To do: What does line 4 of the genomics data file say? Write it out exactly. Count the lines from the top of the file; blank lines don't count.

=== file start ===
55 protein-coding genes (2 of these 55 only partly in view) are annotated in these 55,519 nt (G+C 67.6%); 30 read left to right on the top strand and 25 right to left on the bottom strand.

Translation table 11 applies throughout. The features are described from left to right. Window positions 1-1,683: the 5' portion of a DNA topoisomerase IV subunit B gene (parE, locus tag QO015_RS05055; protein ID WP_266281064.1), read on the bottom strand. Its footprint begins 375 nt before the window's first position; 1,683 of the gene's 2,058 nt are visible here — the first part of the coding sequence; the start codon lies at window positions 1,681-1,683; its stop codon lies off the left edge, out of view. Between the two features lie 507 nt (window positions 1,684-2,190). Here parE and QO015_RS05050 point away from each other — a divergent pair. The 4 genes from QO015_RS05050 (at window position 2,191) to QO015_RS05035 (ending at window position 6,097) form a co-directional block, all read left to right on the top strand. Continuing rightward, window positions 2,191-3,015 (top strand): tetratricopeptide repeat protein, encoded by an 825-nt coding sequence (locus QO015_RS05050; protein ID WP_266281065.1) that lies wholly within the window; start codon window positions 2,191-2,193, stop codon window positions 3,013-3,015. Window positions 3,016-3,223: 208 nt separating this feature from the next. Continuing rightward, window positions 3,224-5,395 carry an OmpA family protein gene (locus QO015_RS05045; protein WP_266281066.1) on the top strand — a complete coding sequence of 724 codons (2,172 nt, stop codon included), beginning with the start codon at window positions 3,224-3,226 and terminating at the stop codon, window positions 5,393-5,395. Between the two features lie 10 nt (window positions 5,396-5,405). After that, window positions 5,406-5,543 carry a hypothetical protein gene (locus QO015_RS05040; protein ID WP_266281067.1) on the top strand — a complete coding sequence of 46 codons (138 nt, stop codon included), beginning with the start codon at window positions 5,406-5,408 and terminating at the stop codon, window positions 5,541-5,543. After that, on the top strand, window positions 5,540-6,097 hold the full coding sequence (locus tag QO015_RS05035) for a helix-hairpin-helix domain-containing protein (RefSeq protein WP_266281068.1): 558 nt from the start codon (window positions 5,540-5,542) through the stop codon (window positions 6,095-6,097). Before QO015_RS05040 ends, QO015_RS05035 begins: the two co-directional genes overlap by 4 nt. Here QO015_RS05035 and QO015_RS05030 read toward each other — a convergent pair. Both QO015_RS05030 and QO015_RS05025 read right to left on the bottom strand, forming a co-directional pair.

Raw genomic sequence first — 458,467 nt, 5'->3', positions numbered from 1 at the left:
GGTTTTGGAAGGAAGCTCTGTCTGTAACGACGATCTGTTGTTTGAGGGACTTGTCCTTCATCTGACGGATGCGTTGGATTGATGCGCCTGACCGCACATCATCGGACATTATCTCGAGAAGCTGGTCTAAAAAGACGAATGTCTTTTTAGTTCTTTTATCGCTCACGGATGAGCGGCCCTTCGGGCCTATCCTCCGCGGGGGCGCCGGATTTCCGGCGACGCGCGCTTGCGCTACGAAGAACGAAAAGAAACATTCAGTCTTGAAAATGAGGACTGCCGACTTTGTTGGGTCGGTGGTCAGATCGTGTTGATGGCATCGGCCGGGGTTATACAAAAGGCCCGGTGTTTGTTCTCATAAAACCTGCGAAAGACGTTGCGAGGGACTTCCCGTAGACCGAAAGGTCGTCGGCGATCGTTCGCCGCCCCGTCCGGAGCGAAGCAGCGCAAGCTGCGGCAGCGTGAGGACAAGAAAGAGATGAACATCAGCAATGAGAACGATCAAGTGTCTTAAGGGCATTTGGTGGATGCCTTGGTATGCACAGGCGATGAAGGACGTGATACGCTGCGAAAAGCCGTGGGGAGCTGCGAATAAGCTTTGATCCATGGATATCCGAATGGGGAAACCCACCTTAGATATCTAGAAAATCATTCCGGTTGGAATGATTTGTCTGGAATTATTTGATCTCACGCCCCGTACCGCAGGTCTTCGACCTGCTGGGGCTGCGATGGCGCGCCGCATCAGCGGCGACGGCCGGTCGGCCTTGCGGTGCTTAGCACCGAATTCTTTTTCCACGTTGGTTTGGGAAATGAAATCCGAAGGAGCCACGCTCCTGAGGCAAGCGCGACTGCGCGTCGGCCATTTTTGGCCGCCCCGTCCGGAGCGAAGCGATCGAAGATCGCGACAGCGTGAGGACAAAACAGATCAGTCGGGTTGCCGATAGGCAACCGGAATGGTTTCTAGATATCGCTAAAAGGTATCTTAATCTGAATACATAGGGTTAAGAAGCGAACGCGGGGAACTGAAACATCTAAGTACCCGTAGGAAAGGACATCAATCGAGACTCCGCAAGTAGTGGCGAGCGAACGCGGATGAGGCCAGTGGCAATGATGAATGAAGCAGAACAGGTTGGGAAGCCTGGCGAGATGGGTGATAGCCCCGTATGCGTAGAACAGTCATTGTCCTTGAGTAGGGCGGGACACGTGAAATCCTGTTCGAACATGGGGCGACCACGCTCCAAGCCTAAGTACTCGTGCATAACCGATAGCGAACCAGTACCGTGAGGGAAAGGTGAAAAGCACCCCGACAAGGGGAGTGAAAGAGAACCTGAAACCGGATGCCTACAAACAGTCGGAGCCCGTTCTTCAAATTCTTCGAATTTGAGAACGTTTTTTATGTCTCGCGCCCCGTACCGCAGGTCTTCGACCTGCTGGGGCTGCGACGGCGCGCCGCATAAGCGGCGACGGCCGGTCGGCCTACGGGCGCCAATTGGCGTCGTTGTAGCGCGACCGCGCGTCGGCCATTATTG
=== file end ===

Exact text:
GGTTTTGGAAGGAAGCTCTGTCTGTAACGACGATCTGTTGTTTGAGGGACTTGTCCTTCATCTGACGGATGCGTTGGATTGATGCGCCTGACCGCACATCATCGGACATTATCTCGAGAAGCTGGTCTAAAAAGACGAATGTCTTTTTAGTTCTTTTATCGCTCACGGATGAGCGGCCCTTCGGGCCTATCCTCCGCGGGGGCGCCGGATTTCCGGCGACGCGCGCTTGCGCTACGAAGAACGAAAAGAAACATTCAGTCTTGAAAATGAGGACTGCCGACTTTGTTGGGTCGGTGGTCAGATCGTGTTGATGGCATCGGCCGGGGTTATACAAAAGGCCCGGTGTTTGTTCTCATAAAACCTGCGAAAGACGTTGCGAGGGACTTCCCGTAGACCGAAAGGTCGTCGGCGATCGTTCGCCGCCCCGTCCGGAGCGAAGCAGCGCAAGCTGCGGCAGCGTGAGGACAAGAAAGAGATGAACATCAGCAATGAGAACGATCAAGTGTCTTAAGGGCATTTGGTGGATGCCTTGGTATGCACAGGCGATGAAGGACGTGATACGCTGCGAAAAGCCGTGGGGAGCTGCGAATAAGCTTTGATCCATGGATATCCGAATGGGGAAACCCACCTTAGATATCTAGAAAATCATTCCGGTTGGAATGATTTGTCTGGAATTATTTGATCTCACGCCCCGTACCGCAGGTCTTCGACCTGCTGGGGCTGCGATGGCGCGCCGCATCAGCGGCGACGGCCGGTCGGCCTTGCGGTGCTTAGCACCGAATTCTTTTTCCACGTTGGTTTGGGAAATGAAATCCGAAGGAGCCACGCTCCTGAGGCAAGCGCGACTGCGCGTCGGCCATTTTTGGCCGCCCCGTCCGGAGCGAAGCGATCGAAGATCGCGACAGCGTGAGGACAAAACAGATCAGTCGGGTTGCCGATAGGCAACCGGAATGGTTTCTAGATATCGCTAAAAGGTATCTTAATCTGAATACATAGGGTTAAGAAGCGAACGCGGGGAACTGAAACATCTAAGTACCCGTAGGAAAGGACATCAATCGAGACTCCGCAAGTAGTGGCGAGCGAACGCGGATGAGGCCAGTGGCAATGATGAATGAAGCAGAACAGGTTGGGAAGCCTGGCGAGATGGGTGATAGCCCCGTATGCGTAGAACAGTCATTGTCCTTGAGTAGGGCGGGACACGTGAAATCCTGTTCGAACATGGGGCGACCACGCTCCAAGCCTAAGTACTCGTGCATAACCGATAGCGAACCAGTACCGTGAGGGAAAGGTGAAAAGCACCCCGACAAGGGGAGTGAAAGAGAACCTGAAACCGGATGCCTACAAACAGTCGGAGCCCGTTCTTCAAATTCTTCGAATTTGAGAACGTTTTTTATGTCTCGCGCCCCGTACCGCAGGTCTTCGACCTGCTGGGGCTGCGACGGCGCGCCGCATAAGCGGCGACGGCCGGTCGGCCTACGGGCGCCAATTGGCGTCGTTGTAGCGCGACCGCGCGTCGGCCATTATTG